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Empowering next gen digital innovators with micro:bits

Group of kids with micro:bit

Without the coders, engineers, entrepreneurs, and innovators of tomorrow emerging from the classrooms—and soon—it will become increasingly difficult to advance society and tackle diverse global challenges. As things stand now, a global technology talent shortage threatens to stifle progress across all tech sectors.

Fortunately, it’s not all doom and gloom in the classroom. There’s a long way to go, but industry leaders are working hard to close the digital skills gap.

Filling the gaps

In 2021 there were more than two million U.K. job vacancies in tech, more than any other labor area. Yet a large section of the British workforce is apparently nowhere near skilled enough to apply for many of these tech-based positions. According to FutureDotNow—a coalition of industry leaders focused on closing the digital skills gap for working age adults—some 11.8 million U.K. workers lack even basic digital skills.

In its 2022 Digital Strategy, the U.K. government asserted that while over 80 percent of all jobs advertised in the U.K. now require digital skills, employers say the lack of available talent is the biggest factor holding back growth. Estimates suggest the digital skills gap costs the U.K. economy as much as £63 billion ($79 billion) a year in potential GDP.

This gap not only plays an important role in the U.K.’s economic prospects but also in an individual’s life chances. The Department for Digital, Culture, Media and Sport report in 2019 found: “The move up the career ladder from low- to high-skill jobs comes with increased demand for specific digital skills. Acquiring specific digital skills makes career progression and a pay increase more likely.”

Responding to the challenge with micro:bits

In March 2015, in response to the significant skills shortage across the U.K. at the time, the British Broadcasting Corporation (BBC) launched Make It Digital, a nationwide initiative focused on creating the next generation of digital pioneers. One year later, the project spawned the delivery of one million Nordic-powered BBC micro:bits—tiny yet powerful programmable pocket computers—to Year 7 school students throughout the country’s schools. It was hoped the device could transform young people from passive consumers of technology into digital innovators via the power of ‘coding’.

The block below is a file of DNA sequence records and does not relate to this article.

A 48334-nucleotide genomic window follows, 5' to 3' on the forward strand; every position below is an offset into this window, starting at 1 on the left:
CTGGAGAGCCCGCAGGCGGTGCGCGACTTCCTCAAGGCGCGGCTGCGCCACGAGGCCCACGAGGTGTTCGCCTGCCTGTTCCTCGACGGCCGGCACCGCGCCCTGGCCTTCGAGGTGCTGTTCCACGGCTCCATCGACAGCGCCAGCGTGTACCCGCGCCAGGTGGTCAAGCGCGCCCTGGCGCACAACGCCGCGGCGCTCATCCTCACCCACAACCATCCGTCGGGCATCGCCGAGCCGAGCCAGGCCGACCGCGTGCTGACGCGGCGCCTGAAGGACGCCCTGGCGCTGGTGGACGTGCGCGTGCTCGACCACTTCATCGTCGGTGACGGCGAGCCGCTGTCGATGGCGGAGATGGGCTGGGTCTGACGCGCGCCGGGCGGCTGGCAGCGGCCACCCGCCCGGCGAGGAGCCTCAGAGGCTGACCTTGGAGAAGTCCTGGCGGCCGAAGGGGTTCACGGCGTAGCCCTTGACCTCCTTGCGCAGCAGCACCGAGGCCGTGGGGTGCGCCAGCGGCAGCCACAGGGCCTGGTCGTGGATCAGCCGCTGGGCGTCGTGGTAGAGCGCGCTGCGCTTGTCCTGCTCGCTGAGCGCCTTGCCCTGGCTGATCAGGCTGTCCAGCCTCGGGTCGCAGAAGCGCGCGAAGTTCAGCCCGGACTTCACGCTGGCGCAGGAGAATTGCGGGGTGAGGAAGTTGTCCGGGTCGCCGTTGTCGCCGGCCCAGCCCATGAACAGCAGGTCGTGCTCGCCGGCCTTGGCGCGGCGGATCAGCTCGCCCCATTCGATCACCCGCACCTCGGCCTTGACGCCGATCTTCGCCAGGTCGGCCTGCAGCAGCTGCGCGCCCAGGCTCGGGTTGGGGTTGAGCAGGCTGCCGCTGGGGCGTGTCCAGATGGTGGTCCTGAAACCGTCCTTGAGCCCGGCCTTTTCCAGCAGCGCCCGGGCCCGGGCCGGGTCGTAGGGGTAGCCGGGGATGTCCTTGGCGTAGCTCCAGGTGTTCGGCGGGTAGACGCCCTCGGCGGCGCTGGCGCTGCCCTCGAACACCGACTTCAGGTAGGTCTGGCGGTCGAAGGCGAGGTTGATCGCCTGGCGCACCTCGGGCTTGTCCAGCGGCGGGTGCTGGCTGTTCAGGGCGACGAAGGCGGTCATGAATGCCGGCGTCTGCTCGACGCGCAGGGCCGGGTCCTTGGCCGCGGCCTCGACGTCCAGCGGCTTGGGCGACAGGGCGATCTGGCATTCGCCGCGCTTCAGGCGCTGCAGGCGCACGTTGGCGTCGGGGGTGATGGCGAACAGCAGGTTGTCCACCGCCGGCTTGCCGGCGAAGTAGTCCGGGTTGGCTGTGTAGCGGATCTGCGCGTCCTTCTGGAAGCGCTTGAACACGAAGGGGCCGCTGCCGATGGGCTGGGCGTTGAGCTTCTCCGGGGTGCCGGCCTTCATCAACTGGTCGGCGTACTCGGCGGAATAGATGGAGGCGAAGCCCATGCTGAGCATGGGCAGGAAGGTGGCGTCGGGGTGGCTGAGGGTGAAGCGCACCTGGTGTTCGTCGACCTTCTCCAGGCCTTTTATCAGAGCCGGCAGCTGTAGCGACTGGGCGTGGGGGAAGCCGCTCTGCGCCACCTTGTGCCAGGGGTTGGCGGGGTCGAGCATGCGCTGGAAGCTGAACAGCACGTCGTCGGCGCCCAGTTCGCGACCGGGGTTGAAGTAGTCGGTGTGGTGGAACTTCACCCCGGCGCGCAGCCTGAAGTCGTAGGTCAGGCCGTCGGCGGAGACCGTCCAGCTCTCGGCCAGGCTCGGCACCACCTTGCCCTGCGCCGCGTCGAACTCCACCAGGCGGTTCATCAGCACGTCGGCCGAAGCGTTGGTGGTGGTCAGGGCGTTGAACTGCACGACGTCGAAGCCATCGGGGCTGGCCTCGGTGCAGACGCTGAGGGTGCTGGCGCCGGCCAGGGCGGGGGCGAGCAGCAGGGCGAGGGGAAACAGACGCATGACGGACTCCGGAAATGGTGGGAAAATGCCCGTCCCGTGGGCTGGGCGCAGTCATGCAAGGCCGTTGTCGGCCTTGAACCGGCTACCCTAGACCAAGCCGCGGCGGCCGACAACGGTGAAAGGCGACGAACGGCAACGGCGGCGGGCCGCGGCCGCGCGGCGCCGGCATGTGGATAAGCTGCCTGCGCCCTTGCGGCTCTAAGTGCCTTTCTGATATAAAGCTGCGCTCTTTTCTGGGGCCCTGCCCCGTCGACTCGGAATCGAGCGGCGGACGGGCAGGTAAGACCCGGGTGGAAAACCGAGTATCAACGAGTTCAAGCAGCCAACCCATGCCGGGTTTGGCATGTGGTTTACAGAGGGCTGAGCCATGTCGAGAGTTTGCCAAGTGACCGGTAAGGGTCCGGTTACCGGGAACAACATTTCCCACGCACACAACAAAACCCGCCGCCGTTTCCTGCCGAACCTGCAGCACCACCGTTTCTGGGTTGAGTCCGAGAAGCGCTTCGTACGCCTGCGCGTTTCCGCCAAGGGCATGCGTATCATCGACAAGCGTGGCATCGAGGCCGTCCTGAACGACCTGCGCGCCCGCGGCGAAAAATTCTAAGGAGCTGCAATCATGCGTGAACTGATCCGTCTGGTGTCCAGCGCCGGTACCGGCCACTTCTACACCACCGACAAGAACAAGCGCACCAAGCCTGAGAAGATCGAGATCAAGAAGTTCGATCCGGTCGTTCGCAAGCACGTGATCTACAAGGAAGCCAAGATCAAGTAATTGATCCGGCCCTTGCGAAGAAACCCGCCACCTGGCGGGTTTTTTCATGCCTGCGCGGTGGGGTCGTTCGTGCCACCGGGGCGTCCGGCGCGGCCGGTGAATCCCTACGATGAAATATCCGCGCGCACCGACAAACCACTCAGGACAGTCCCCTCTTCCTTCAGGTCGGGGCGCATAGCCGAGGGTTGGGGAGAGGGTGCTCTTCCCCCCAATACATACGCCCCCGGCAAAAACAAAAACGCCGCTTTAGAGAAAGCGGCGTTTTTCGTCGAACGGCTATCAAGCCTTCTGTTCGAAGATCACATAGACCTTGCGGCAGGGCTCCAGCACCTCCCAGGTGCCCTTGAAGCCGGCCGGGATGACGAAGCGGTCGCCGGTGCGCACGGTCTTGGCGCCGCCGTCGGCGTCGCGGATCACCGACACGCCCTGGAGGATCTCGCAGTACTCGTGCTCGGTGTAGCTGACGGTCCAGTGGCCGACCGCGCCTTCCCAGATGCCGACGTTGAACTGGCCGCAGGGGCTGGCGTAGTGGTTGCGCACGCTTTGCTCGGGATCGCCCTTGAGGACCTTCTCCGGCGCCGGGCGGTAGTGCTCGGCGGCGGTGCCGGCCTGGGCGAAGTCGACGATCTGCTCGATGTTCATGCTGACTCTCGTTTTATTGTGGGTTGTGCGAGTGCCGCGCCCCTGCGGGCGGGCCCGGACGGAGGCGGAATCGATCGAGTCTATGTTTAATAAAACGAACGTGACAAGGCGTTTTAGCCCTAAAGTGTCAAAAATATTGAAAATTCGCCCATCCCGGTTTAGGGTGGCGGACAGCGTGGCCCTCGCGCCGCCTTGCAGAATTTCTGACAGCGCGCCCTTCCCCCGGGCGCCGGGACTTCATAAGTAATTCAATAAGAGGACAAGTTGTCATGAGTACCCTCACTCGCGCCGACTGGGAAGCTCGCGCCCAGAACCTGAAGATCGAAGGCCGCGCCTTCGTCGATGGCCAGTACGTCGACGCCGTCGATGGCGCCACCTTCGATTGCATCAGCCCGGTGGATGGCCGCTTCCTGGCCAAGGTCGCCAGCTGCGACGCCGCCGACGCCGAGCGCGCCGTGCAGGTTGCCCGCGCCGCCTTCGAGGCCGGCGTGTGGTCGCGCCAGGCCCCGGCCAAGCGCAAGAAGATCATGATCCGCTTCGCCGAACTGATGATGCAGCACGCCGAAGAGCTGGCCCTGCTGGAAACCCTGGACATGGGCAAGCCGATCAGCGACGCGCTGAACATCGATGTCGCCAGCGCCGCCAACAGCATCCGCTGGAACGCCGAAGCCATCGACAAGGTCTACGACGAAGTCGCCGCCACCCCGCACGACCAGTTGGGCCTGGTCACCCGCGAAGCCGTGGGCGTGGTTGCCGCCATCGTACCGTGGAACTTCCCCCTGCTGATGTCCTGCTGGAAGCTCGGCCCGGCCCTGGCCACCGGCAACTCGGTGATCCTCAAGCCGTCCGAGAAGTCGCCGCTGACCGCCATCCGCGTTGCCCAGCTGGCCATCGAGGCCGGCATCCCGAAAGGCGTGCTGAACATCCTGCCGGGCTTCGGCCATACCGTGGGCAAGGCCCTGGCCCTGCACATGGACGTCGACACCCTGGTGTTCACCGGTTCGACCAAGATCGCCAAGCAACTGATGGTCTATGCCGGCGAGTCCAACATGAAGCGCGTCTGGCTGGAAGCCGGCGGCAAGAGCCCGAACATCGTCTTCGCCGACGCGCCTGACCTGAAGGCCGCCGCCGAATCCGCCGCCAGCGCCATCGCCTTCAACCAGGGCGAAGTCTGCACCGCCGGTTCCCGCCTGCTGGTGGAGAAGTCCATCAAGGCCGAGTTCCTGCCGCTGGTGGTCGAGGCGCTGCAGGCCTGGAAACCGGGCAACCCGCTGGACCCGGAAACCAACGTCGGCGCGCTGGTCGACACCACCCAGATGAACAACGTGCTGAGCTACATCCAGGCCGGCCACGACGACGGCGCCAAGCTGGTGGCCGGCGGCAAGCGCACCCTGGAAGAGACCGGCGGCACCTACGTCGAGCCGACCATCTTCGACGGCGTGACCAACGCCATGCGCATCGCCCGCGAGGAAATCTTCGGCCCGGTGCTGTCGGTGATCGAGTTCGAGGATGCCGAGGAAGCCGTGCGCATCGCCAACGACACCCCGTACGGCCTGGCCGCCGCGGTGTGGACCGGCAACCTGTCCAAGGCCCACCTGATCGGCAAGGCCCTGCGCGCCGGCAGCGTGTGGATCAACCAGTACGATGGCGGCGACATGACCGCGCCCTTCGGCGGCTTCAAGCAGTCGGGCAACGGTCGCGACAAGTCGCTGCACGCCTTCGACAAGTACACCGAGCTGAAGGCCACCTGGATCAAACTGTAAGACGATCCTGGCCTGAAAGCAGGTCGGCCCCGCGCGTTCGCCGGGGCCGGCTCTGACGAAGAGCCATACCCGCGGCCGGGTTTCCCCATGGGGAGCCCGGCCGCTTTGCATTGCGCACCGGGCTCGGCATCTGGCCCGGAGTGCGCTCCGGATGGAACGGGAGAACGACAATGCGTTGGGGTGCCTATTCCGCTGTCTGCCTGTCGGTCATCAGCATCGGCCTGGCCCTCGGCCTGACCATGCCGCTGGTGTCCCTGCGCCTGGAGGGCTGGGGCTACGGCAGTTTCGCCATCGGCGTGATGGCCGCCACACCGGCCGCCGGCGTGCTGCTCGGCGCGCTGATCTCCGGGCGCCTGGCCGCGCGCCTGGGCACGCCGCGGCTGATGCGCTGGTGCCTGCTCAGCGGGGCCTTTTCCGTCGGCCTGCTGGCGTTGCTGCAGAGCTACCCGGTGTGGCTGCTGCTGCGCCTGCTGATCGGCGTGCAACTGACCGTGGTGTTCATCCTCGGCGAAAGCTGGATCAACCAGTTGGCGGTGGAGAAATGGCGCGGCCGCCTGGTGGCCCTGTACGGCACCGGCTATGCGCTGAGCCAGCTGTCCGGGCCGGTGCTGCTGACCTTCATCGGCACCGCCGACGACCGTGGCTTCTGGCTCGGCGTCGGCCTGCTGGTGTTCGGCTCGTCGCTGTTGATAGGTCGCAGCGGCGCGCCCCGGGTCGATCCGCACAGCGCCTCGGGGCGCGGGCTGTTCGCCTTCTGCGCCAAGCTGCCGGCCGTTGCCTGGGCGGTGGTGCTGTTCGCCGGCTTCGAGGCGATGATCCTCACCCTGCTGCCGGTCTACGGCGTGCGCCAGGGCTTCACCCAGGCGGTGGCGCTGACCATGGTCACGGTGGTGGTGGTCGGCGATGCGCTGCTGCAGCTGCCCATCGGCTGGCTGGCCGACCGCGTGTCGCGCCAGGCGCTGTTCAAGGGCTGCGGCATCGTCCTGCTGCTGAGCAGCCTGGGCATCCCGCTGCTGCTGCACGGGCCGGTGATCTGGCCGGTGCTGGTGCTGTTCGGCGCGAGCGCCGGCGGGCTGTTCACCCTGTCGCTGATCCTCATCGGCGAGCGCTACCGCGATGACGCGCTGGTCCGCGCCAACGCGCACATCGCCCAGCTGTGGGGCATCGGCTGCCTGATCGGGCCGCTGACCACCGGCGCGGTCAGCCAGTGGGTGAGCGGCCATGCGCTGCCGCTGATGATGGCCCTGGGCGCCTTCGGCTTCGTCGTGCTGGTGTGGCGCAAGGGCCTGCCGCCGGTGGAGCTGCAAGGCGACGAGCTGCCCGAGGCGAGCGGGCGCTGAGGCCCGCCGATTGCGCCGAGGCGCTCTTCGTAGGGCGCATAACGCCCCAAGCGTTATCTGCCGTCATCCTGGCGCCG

Within six months the not-for-profit Micro:bit Educational Foundation was established to promote the micro:bit project internationally. To this day the foundation works in collaboration with educators to create curriculum materials, training and resources that empower a young person’s creativity and boost their opportunities in an equal and purposeful way.

Overcoming inequality

The foundation has good reason to focus its efforts on overcoming inequality in education. Research indicates that factors such as socio-economic background can have a significant impact when it comes to children learning about coding. A 2022 report by Ofsted (the U.K. Office for Standards in Education, Children's Services and Skills) revealed that state schools with higher proportions of disadvantaged pupils were less likely to offer a GCSE (General Certificate of Secondary Education) in computer science.

The gap between genders is also pronounced. Analysis of examination data from 2021 shows there are disproportionately few girls in computer science, making up just 21 percent of entries at GCSE and 15 percent at the GCE (General Certificate of Education) Advanced (A)-Level (a U.K. subject-based qualification for students aged 16 and above). Last year, computing A-Level continued to have the highest gender gulf of entrants, while the U.K. tech industry comprises only 26 percent women.